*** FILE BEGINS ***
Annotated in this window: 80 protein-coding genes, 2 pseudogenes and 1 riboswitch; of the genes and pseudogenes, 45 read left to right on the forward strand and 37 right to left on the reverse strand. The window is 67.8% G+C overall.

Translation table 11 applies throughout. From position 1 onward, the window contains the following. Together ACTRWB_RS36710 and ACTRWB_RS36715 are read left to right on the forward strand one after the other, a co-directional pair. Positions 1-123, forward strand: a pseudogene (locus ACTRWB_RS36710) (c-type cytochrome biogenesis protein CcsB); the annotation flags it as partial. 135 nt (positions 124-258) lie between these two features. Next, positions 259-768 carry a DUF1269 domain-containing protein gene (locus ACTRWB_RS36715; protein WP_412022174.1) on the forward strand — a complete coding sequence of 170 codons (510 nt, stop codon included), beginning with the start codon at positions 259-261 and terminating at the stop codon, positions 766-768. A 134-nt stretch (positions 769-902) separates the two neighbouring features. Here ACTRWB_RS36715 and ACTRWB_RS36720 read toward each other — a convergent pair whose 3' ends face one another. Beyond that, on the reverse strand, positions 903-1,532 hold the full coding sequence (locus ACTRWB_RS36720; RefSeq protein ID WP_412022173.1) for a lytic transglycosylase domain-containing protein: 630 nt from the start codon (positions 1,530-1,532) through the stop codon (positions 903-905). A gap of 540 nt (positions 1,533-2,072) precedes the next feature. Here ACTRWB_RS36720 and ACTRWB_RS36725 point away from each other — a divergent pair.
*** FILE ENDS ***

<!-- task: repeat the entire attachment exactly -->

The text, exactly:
Annotated in this window: 80 protein-coding genes, 2 pseudogenes and 1 riboswitch; of the genes and pseudogenes, 45 read left to right on the forward strand and 37 right to left on the reverse strand. The window is 67.8% G+C overall.

Translation table 11 applies throughout. From position 1 onward, the window contains the following. Together ACTRWB_RS36710 and ACTRWB_RS36715 are read left to right on the forward strand one after the other, a co-directional pair. Positions 1-123, forward strand: a pseudogene (locus ACTRWB_RS36710) (c-type cytochrome biogenesis protein CcsB); the annotation flags it as partial. 135 nt (positions 124-258) lie between these two features. Next, positions 259-768 carry a DUF1269 domain-containing protein gene (locus ACTRWB_RS36715; protein WP_412022174.1) on the forward strand — a complete coding sequence of 170 codons (510 nt, stop codon included), beginning with the start codon at positions 259-261 and terminating at the stop codon, positions 766-768. A 134-nt stretch (positions 769-902) separates the two neighbouring features. Here ACTRWB_RS36715 and ACTRWB_RS36720 read toward each other — a convergent pair whose 3' ends face one another. Beyond that, on the reverse strand, positions 903-1,532 hold the full coding sequence (locus ACTRWB_RS36720; RefSeq protein ID WP_412022173.1) for a lytic transglycosylase domain-containing protein: 630 nt from the start codon (positions 1,530-1,532) through the stop codon (positions 903-905). A gap of 540 nt (positions 1,533-2,072) precedes the next feature. Here ACTRWB_RS36720 and ACTRWB_RS36725 point away from each other — a divergent pair.